Price-gouging pharma-dick Martin Shkreli once threatened employee’s family
Martin Shkreli spent most of Monday defending his company’s decision to raise the price of a life-saving drug critical to HIV treatments from $13.50 to $750 per pill, a 5,000% increase. His justification? His company, Turing Pharmaceuticals “needs to turn a profit.”
Appearing on Bloomberg, Shkreli maintained that while his company was already turning a profit on the drug of $5 million, that was not enough, and that patients “deserve a drug company that’s making a fair profit.” Because to Shkreli, that’s what patients with HIV are really concerned about when they’re going through treatment, how much money the drug company and its stakeholders are making off their disease.
“We’re the first company that really focused on this product. And I think that’s a great thing, because ultimately companies before us were actually just giving it away, almost,” Shkreli stated. “The price that they were pricing it at, $13.50, you only needed less than 100 pills. So at the end of the day the price per course of treatment — to save your life! — was only $1,000.”
Holy cow! You mean people weren’t having to go into severe, back-breaking debt in order to save their lives? That’s awful! I thought this was America!
“Turing is a very small company, it’s a new company, and we’re not a profitable company. So for us to try to exist and maintain a profit I think is pretty reasonable,” Shkreli told CNBC on Monday. “I think profits are a great thing to stay in your corporate existence.”
Never mind that the Turing Pharmaceuticals isn’t exactly breaking the bank manufacturing the drug in question. Daraprim costs only $1 to make. But Shkreli insists a lot of other figures have to be factored in, such as “cost of distribution” and “patient relations.”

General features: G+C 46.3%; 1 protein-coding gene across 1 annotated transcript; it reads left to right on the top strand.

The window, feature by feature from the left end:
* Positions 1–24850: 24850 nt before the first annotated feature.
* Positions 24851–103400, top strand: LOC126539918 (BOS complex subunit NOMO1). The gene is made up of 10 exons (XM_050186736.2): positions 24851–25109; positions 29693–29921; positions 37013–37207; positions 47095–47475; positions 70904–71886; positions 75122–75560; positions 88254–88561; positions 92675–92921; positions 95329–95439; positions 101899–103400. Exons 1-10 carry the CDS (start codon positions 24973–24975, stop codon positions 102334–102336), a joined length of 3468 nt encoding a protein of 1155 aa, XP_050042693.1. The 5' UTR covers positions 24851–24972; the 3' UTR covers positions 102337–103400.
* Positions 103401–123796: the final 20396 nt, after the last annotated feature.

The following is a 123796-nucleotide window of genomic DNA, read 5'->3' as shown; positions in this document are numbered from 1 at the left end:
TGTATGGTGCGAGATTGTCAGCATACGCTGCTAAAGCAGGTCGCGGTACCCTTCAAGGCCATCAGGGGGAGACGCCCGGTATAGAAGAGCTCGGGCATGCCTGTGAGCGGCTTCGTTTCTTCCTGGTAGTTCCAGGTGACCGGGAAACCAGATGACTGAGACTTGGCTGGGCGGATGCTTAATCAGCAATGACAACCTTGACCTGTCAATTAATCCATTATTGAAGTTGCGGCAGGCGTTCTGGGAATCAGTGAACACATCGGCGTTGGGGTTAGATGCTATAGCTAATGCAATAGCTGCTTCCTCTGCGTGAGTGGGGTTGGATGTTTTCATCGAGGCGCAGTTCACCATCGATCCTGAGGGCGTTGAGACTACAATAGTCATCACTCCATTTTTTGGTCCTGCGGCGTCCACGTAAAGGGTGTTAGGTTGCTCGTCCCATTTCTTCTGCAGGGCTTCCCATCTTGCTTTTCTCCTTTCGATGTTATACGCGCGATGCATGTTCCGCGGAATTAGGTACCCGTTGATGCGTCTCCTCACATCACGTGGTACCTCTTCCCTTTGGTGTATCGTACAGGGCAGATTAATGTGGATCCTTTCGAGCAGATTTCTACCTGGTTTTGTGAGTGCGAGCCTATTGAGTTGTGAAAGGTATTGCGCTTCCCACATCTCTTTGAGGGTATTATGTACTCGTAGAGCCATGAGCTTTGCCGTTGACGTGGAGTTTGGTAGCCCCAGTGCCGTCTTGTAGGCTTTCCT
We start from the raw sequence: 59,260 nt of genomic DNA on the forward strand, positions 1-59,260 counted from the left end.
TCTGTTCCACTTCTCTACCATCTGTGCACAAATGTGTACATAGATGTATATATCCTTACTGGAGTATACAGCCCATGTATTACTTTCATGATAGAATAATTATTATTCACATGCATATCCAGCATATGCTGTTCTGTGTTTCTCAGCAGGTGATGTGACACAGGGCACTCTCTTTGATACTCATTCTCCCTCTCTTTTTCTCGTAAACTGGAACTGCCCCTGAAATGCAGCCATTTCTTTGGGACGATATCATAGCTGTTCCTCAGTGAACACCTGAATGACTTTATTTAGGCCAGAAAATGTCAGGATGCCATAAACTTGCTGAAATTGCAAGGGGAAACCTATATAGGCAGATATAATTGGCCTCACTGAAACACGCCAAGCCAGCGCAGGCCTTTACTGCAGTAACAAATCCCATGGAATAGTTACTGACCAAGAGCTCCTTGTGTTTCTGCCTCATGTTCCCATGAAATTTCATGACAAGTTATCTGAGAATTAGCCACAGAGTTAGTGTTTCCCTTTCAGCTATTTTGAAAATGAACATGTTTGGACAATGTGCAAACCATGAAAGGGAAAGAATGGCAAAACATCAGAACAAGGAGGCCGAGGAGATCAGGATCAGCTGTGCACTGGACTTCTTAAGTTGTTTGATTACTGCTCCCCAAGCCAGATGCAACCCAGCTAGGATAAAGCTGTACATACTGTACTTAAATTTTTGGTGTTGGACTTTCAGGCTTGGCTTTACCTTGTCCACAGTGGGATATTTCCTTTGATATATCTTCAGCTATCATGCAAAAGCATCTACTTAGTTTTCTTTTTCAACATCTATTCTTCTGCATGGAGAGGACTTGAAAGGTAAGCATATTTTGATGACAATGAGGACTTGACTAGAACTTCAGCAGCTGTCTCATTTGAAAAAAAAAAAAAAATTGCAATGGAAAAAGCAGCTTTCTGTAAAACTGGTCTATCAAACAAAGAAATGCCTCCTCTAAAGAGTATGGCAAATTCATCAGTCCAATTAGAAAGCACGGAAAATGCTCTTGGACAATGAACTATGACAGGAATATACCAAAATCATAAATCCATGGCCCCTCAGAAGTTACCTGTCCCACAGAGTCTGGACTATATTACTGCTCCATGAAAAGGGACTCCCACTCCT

He also says that the extra profits will go towards making a newer, better drug to replace Daraprim, though The Times reported the medical community says one isn’t needed. Shkreli also has stated his company will offer the drug free or extend co-pay assistance to patients who can’t afford the price increase (sticking the difference of the cost with the feds and private insurance companies, who will in turn pass it on to taxpayers and consumers). But it’s really hard to believe anything that comes out of this weasel’s mouth considering his track record of thievery, fraud, and stalking.
As reported by Raw Story, Shkreli is currently being sued for $65 million in damages by Retrophin, a company he founded and was later unceremoniously dumped from, for allegedly “giving away shares to friends” and using the biotech firm’s assets “to pay off personal debts and keep afloat his sinking investment firm, MSMB Capital Management.” Raw Story further notes that the suit includes accusations that Shkreli threatened a former MSMB employee and his family:
“I hope to see you and your four children homeless and will do whatever I can to assure this,” the former employee Timothy Pierotti, claimed his old boss had written in a letter to his wife.
Pierotti, who reached an out-of-court settlement of a lawsuit filed against him by Retrophin, said Shkreli contacted his children on Facebook and accused their father of betraying him and stealing $3 million from him.
None of which is that surprising if you’ve taken a look at Shkreli’s Twitter page over the last 48 hours.
@JohnCFierce It’s a great business decision that also benefits all of our stakeholders. I don’t expect the likes of you to process that.
— Martin Shkreli (@MartinShkreli) September 20, 2015
@zoninoz you know, ambien
— Martin Shkreli (@MartinShkreli) September 21, 2015